Pick My Next Bottle: 1996 Bordeaux

1996 Bordeaux

The January installment of Pick My Next Bottle focuses on 1996 Bordeaux. As I mentioned in the July installment, the purpose of this series is to provide insight into specific wines or producers you may currently have in your cellar. I plan on opening the winning bottle on January 26 and publishing an in-depth Bottle Note on the 28th.

1996 was a classic year for the Left Bank. Robert Parker scored St. Julien, St. Estephe and Pauillac at 96 points. The hot, sunny and dry conditions gave the vines the perfect amount of stress which allowed the Cabernet Sauvignon to ripen perfectly. The wines are considered rich, concentrated and tannic.

A couple side notes regarding the vintage:

  1. There has been an ongoing debate about whether the 1996 vintage was better than 1995. The Wine Spectator has always favored ’95, while Parker has always favored ’96.
  2. Rains in late August really took a toll on the Right Bank and the wines are for the most part inferior to their counterparts on the Left Bank. In a way the vintage is the polar opposite of the ’98 vintage when the Right Bank excelled and the Left Bank did not.

The Contenders:

96 Pichon Baron – Pichon Longueville Baron’s 1996 has turned out to be even better than I thought from cask. The high percentage of Cabernet Sauvignon in the blend (about 80%) resulted in a wine that has put on weight in the bottle. An opaque purple color is accompanied by beautiful aromas of tobacco, new saddle leather, roasted coffee, and cassis. It is dense, medium to full-bodied, and backward, with moderately high tannin, but plenty of sweet fruit, glycerin, and extract to balance out the wine’s structure. This well-endowed, classic Pauillac should be at its finest between 2006-2022. 91 points from the Wine Advocate.

’96 Lynch Bages – The 1996 exhibits a dark plum/ruby/purple color that is just beginning to lighten at the edge, surprisingly velvety tannins and a classic Pauillac bouquet of lead pencil shavings, cedarwood, black currants, sweet cherries and spice box. This medium to full-bodied, elegant, savory, broad wine is still five years away from full maturity. It should continue to drink well for another 10-15 years. 93 points from the Wine Advocate.

’96 Leoville Barton – This impressive wine is a classic. Although backward, it exhibits a dense ruby/purple color in addition to abundant black currant fruit intertwined with spicy oak and truffle-like scents. The wine is brilliantly made, full-bodied, and tightly-structured with plenty of muscle and outstanding concentration and purity. It should turn out to be a long-lived Leoville Barton, and somewhat of a sleeper. However, patience will be required. Anticipated maturity: 2007-2030. 92 points from the Wine Advocate.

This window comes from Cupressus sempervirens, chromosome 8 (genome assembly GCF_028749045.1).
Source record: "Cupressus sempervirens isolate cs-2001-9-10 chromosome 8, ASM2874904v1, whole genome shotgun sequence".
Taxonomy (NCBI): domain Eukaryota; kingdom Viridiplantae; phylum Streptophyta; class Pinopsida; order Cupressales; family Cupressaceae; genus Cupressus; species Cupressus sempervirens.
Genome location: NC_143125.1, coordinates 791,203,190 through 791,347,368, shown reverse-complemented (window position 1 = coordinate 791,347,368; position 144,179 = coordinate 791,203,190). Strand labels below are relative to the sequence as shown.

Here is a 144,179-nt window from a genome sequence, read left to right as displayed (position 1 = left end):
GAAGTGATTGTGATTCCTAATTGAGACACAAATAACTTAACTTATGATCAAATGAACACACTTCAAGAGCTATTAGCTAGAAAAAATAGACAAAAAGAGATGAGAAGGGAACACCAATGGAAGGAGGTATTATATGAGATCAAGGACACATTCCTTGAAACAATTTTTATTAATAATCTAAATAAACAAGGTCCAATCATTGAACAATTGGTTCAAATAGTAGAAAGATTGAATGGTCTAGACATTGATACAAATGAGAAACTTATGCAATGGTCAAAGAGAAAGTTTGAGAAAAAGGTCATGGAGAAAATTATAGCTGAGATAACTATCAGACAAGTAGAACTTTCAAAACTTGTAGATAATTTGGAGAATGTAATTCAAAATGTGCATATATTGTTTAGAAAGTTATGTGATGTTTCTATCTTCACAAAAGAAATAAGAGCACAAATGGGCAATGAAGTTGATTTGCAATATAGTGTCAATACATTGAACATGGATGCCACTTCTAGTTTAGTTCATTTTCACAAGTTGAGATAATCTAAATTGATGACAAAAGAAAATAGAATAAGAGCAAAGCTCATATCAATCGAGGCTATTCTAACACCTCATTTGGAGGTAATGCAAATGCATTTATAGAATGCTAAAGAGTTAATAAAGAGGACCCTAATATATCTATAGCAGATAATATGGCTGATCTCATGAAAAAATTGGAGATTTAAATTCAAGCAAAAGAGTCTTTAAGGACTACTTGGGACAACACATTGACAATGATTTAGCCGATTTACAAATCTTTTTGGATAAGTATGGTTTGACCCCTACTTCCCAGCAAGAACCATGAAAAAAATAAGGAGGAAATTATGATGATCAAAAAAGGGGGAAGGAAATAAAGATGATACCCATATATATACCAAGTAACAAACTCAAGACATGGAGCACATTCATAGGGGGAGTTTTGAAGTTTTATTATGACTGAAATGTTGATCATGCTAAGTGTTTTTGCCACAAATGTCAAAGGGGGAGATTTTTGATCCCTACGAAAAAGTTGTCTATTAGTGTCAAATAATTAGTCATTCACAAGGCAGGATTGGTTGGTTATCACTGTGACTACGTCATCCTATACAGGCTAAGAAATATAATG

As I was researching this post I could not help notice the disconnect between these great notes and the relatively low scores. I tend to steer clear of conversations regarding Robert Parker, but wine enthusiasts who claim score inflation might be well served to look at these scores vis a vis other strong vintages for the Left Bank.

Back to the business at hand.


Which 1996 Bordeaux should I open?

  • Lynch Bages (48%, 22 Votes)
  • Pichon Baron (26%, 12 Votes)
  • Leoville Barton (26%, 12 Votes)

Total Voters: 46

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Thanks for voting! I’d love to see a comment below on why you picked one bottle over another. Also, let me know if you have any suggestions for the February installment of Pick My Next Bottle.

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17 thoughts on “Pick My Next Bottle: 1996 Bordeaux

  1. Hi Tom,
    Pichon Baron got my vote, it’s my go to Pauillac one of the very best Cabernet based wines out there. IMO that is .

  2. I am SERIOUSLY jealous of this set of choices. All of them are mouth watering. Voted for the Lynch Bages since it may be the most ready to go. You’ve still got plenty of time for the Leoville Barton.

  3. I am a huge fan of Pichon-Longuiville Baron, one of the better (best) “Super Seconds” in my opinion. Lynch Bages is a great BDX, but does not compare with the Pichon Baron or Leoville Barton year in & year out.
    Terry Hill
    Texas Wineaux

  4. Went for Pichon Baron for selfish reasons: the other two I am very familiar with, less so the Baron. Nothing scientific here:))

  5. Tom – I’ve had the Léoville Poyfrere but not the Barton – delicious btw via ’86. Curiously, Léoville Barton has no actual château building on the property; the structure depicted on the label is that of the neighbouring Château Langoa-Barton. Placed in your position, I’d drink the Barton for the comparison, but failing that, it also comes packaged with a good story. Cheers!

  6. I have not actually tasted any of these wines as they are a little younger than the vintages I am drinking now. I selecetd the Lynch because of the consistent pleasure which this label has provided me over the years.

  7. My pick is the 1996 Lynch Bages. I tasted the 96 Lynch at year 10 and it seemed open and ready to drink way back then. So, at year 16, it should be in prime drinking condition. Leoville Barton and Pichon Baron age more slowly than Lynch does, on average. Part of the reason for this might be the winemaker’s style. Lynch seems to be made in a more approachable, earlier drinking style, than the other two wines, in my opinion. Leoville Barton is made to age at least 50 years and typically doesn’t start to open until year 15, on average (so this would be my last pick of the three wines). Pichon Baron is somewhere between these two wines in terms of drinkability, approachability, and ageability, in my opinion.

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